Django Django was nothing but electricity at the Regency Ballroom Friday night. On tour for their second album Born Under Saturn (2015), the performers came out in a cloud of smoke, greeted to enormous cheer. Beneath the rapidly-switching, muddily colored lights, the band walked out with raised arms, shouting “Let’s go!”

The band dove in and took every opportunity to get close to the audience, running, twirling, and jumping to and from the very edge of the stage. The evening was filled with their whoop’s and whoo’s, gentle coo’s, and echoing a-yo’s. Everything rumbled and it seemed like the ground moved. The smoke never went away, seeping into the space of general admission. When singer Vincent Neff announced “This is… Shake and Tremble!” and the song played, people went wild.

The energy level was, without a doubt, memorable. True performers, Django Django fist-pumped, head-bumped, and got more and more of the crowd dancing as concert-goers surrendered to the music. The band’s infectious clapping and stomping never slowed, even as Neff repeatedly paused to talk between songs, addressing us all as “People of San Francisco.” He did this while coming out from the smoke, as if Django Django were aliens sent to bring true synth to Earth.

Everything happening onstage was dynamic — drummer David Maclean, for instance, played from both behind and in front of the drum set. Neff at times had a drum at the front microphone. The guitarist and bassist thrust their instruments’ necks into the air, and band members exchanged a variety of differently-sized maracas and tambourines, hitting them together for a mix of sounds.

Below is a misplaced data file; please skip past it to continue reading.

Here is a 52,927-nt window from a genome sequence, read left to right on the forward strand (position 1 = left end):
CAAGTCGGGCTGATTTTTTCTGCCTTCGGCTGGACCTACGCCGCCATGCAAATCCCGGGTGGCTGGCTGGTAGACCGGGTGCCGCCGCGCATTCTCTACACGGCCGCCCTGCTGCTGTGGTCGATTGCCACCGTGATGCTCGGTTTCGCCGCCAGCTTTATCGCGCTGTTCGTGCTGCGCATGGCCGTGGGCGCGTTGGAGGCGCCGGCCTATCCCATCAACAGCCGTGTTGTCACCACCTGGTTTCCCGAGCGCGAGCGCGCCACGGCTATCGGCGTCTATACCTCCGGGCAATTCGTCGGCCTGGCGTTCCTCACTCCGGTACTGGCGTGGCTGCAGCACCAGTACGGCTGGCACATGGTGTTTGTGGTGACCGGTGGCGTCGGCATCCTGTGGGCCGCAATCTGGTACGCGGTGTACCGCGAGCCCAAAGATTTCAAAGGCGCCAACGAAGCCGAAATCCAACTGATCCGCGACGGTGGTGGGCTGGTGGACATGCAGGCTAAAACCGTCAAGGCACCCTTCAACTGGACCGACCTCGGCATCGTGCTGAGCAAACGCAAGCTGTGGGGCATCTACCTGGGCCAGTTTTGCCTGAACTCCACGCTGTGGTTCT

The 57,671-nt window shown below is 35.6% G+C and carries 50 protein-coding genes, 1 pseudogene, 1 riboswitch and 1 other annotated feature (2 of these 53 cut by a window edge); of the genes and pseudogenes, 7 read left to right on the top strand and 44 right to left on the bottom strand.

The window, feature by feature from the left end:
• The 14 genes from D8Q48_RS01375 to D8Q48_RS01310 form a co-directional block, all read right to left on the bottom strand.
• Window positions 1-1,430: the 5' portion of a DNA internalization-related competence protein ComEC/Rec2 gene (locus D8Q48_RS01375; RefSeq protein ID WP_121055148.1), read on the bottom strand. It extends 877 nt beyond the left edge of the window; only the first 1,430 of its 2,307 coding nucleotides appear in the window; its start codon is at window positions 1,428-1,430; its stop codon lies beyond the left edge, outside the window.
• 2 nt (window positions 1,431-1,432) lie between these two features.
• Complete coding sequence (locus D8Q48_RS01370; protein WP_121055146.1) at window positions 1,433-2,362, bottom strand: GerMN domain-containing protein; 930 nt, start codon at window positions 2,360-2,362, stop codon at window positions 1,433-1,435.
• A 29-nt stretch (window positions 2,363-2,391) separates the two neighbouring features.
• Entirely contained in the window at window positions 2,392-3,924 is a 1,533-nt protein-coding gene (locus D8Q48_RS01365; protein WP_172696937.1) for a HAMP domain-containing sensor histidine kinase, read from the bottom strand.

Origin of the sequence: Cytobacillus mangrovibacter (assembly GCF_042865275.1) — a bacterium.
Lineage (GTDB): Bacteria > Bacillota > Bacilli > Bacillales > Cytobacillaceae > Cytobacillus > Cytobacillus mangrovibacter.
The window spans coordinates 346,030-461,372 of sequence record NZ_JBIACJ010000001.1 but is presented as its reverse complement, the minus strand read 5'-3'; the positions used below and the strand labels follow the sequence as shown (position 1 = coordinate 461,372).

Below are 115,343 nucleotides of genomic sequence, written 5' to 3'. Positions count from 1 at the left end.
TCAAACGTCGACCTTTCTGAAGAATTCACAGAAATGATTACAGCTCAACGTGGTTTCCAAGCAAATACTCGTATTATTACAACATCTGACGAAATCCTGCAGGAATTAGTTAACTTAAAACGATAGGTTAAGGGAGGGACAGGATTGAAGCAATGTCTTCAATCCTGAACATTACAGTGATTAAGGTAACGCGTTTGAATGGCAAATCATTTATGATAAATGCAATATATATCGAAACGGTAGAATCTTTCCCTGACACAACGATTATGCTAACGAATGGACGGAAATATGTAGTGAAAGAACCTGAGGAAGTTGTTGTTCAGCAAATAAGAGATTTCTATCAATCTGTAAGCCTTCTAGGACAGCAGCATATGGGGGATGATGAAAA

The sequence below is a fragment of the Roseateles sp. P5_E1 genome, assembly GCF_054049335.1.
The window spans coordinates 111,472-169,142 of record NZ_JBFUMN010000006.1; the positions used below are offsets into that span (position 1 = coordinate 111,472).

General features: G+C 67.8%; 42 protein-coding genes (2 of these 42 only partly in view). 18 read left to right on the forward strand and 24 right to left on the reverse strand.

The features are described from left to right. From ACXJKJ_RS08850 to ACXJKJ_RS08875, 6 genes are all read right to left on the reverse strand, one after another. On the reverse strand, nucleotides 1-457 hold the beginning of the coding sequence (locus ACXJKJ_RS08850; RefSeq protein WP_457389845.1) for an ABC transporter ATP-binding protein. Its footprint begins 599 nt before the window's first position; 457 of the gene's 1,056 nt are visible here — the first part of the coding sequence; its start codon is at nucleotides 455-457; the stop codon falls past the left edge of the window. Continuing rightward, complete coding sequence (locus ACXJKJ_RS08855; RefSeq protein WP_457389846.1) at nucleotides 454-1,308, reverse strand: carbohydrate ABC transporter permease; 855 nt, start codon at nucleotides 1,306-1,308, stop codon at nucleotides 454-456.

They commanded us to get higher and higher, and as the evening progressed, the screen behind the band changed from a steady pulsing to a scratching, broken screen. By the time they played “Default,” the combination of noise and lights was sense-suspending. The music throbbed, buzzed, and clicked, sending the bodies of the crowd dancing and flailing in an unbearable, sweaty bliss. 

The band, prior to playing the last songs, required that everyone stop, drop, and slowly rise again with the music. It was a world in which Django Django ruled. And, in the end, it was a world none of us wanted to leave.


Article by Valerie Law
Photo via Django Django on Facebook.



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